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From Casper Wandahl Schmidt <>
Subject Re: Filter by HTTP_REFERER
Date Wed, 02 Nov 2011 10:00:18 GMT

Den 02-11-2011 10:50, André Warnier skrev:
> André Warnier wrote:
>> Casper Wandahl Schmidt wrote:
>>> Den 02-11-2011 10:17, André Warnier skrev:
>>>> Pid * wrote:
>>>>> On 31 Oct 2011, at 18:25, Christopher Schultz
>>>>> <> wrote:
>>>>>> Hash: SHA1
>>>>>> Richardo,
>>>>>> On 10/31/2011 12:33 PM, Ricardo Bayley wrote:
>>>>>>> You are right. What I intend to do is prevent hot linking.
>>>>>> We get what you are trying to do: you'll just have to write your
>>>>>> code to do it. Tomcat ships with a Filter called RequestFilter that
>>>>>> you can subclass if you need that kind of flexibility. If you don't
>>>>>> need such flexibility, just write it yourself: it's pretty much a
>>>>>> one-liner.
>>>>> It'll still be fragile and open to exploitation. An AJAX call can set
>>>>> any request headers it likes. You be better off using authentication
>>>>> if you want anything more than a casual defence.
>>>>> p
>>>>>>> My webapp, is working as a REST webservice.
>>>>>>> So I would like to have tomcat reply only when requests come
>>>>>>> specific sites.
>>>>>> You mean when the requests are referred from specific sites, right?
>>>>>> - -chris
>>>> I think that a bit of clarification is in order now.
>>>> 1) When receiving a request, Tomcat "knows" from which client IP 
>>>> this request is coming.
>>>> This is because there is a TCP connection nbetween the client and 
>>>> Tomcat, and the TCP/IP stack on the Tomcat machine "knows" the IP 
>>>> address and TCP port from which the remote client is making this 
>>>> connection.
>>>> Tomcat can allow/block requests originating from specific IP 
>>>> addresses, using the RemoteAddress filter (See 

>>>> or the Remote IP Valve (also mentioned there).
>>>> This is fairly efficient, because Tomcat already has the 
>>>> information needed to make the decision.
>>>> 2) Because Tomcat has the client's remote IP address, it can also 
>>>> make a "reverse DNS lookup", to find out which domain name 
>>>> corresponds to this IP address, and then allow/deny the request 
>>>> based on the remote host's domain name.  This is done via the 
>>>> RemoteHost filter 
>>>> (

>>>> It is less efficient than option (1), because a DNS lookup has to 
>>>> take place.
>>>> Furthermore, this DNS lookup is not guaranteed to succeed, because 
>>>> not all IP addresses are mapped in reverse to a hostname.
>>>> I also wonder what happens exactly when the remote host's IP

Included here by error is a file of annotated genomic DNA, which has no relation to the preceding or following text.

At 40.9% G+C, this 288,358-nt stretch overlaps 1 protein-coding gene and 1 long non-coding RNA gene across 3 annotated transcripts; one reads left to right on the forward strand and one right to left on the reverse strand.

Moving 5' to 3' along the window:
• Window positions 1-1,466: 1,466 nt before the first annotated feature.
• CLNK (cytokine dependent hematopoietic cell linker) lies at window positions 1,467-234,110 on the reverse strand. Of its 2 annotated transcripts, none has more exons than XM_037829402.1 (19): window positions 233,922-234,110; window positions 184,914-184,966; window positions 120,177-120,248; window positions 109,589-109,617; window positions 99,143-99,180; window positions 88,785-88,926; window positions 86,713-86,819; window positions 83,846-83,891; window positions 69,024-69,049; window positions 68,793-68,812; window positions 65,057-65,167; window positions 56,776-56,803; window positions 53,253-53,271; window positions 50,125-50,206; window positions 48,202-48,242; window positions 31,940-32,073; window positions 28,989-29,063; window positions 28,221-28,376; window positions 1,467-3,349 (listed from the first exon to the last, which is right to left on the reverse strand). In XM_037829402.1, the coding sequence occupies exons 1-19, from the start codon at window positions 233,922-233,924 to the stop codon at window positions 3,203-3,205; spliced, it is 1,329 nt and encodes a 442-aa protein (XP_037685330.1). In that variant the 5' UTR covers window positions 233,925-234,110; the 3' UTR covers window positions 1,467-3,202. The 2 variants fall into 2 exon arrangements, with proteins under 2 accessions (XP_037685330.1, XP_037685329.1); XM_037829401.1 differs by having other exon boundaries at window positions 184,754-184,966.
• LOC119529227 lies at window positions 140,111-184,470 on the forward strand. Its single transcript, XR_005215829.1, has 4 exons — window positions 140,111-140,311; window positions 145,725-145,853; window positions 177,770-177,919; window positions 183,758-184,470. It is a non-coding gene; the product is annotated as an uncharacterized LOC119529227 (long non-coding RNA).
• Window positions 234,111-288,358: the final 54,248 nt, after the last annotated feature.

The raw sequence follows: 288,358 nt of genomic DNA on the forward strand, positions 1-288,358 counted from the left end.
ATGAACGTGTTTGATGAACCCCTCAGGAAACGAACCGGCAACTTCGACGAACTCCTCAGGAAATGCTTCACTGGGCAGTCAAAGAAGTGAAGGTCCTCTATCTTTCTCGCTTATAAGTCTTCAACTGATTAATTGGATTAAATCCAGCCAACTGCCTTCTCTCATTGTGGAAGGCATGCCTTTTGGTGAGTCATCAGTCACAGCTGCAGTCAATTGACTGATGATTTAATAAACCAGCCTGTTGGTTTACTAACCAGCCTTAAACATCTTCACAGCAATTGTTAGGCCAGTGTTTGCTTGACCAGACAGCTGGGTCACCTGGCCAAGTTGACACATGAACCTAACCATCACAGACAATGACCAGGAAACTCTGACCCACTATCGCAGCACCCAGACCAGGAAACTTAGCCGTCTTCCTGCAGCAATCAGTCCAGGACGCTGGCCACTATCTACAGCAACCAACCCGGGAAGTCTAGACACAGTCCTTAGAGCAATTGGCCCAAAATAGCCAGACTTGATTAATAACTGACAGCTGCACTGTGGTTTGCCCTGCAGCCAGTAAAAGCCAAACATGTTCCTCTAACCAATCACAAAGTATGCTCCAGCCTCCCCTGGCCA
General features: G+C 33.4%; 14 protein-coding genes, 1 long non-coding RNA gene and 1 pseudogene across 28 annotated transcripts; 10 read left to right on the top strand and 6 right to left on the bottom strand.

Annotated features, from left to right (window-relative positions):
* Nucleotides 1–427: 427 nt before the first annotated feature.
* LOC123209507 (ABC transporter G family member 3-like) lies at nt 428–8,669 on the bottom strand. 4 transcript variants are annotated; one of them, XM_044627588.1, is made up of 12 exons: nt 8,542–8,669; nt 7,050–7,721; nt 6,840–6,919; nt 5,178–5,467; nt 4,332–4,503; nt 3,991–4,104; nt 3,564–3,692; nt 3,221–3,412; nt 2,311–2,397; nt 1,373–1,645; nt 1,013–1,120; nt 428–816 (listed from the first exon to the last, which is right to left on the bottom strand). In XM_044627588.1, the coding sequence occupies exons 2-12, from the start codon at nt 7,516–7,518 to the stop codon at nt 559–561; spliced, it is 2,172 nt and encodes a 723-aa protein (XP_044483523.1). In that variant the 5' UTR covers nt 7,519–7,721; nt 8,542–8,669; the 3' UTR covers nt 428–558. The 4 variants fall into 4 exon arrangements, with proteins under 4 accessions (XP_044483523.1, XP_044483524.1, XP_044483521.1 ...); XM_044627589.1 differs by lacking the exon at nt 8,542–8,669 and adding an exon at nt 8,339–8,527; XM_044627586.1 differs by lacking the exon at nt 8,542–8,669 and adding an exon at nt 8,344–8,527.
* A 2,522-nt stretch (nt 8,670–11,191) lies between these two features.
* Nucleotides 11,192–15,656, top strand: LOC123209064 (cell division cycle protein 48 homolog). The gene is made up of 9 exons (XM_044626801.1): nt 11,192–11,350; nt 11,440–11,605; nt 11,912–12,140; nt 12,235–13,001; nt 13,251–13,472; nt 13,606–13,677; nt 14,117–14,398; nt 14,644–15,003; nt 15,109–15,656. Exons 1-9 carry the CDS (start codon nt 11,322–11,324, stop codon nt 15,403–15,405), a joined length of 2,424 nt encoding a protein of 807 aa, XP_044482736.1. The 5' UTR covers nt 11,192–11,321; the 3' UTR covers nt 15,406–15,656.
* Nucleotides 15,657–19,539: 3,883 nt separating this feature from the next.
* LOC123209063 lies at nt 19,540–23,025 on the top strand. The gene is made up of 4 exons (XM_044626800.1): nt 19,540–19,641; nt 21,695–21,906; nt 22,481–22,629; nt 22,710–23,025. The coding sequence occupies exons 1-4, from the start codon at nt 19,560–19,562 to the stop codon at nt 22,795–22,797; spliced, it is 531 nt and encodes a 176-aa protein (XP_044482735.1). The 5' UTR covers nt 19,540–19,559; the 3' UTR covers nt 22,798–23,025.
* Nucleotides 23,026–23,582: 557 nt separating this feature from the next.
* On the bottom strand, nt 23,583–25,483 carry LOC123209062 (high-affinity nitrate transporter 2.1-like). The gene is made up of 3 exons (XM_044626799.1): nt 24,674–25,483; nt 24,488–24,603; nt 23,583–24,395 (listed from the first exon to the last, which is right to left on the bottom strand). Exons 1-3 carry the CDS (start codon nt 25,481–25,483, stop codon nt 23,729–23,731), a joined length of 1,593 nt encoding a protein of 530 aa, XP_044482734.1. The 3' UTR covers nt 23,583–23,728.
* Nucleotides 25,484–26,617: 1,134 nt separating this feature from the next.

>>>> address corresponds to multiple DNS names, as can happen.
>>>> 3) the HTTP "Referer" header in a HTTP request is a different animal.
>>>> First, as pointed out by Pid, it can be easily faked by a client.
>>>> (So anything based on this should certainly /not/ be considered as 
>>>> any kind of security-enhancing feature).
>>>> Second, it works as follows :
>>>> Imagine a browser B, some website W, and the Tomcat web server T.
>>>> The browser B gets a web page from site W. This is now the 
>>>> browser's "current page", and its origin is (to the browser) 
>>>> something like : "http://website-W/some-document.html".
>>>> In that page, there is a URL link to the Tomcat website on T, for 
>>>> example something like :
>>>> <a href="http://website-T/some-REST-url">click here</a>.
>>>> When the user clicks on that link, the browser will send a HTTP 
>>>> request to Tomcat on server T.  And the browser, in this request, 
>>>> will add a "Referer:" header containing 
>>>> "http://website-W/some-document.html".
>>>> That is because the request originates from the current page, which 
>>>> had been obtained from "http://website-W/some-document.html".  That 
>>>> is what "referrer" means.
>>>> As you can see, this is different from cases (1) and (2), because 
>>>> (1) and (2) refer to the client's own IP address or name, while (3) 
>>>> refers to another server altogether.
>>>> Now the point is to know exactly what Ricardo wants, as per this 
>>>> phrase :
>>>> >>> So I would like to have tomcat reply only when requests come
>>>> >>> specific sites.
>>>> Does that mean :
>>>> - Tomcat should reject requests coming from workstations that are 
>>>> not themselves within a particular range of IP addresses ? (for 
>>>> example, only from some customer LANs L1, L2, L3,..) of which the 
>>>> IP addresses are known in advance ?
>>>> OR
>>>> - Tomcat should reject requests coming from clients whose own IP 
>>>> addresses cannot be resolved to hostnames that are members of some 
>>>> DNS domain (like "*" or "*") ?
>>>> OR
>>>> - Tomcat should reject requests (from any client), unless these 
>>>> requests come from a link which itself appears only on some websites ?
>>>> (and the possibility of a malicious client "faking" such a 
>>>> "Referer" can be ignored).
>>> According to OP he want's to avoid hot-linking which would be this 
>>> last case or have I misunderstood something?
>> Well, "hot-linking" is not a term he himself mentioned, it is a term 
>> someone else mentioned, after interpreting the above phrase that he 
>> wrote.  It is not so clear to me what he really wants.
> Sorry, I stand corrected. He did use "hot-linking".  But then, the 
> next phrase kind of contradicts that, because "request comes from a 
> specific site" means something else (to me at least).  When you get a 
> page from, and on that page is a link to your website, 
> clicking it does not mean that the request "comes from".  
> It comes from your browser.
I guess that depends how you read the word "site" (I believe you read it 
as like a building site, a psysical location - or well semi-psysical due 
to the fact that LAN's can be spread to multiple psysical locations - 
whereas I read it as website and then simply ignore the fact that he 
does not have the full understanding of who and how requests are made) :)
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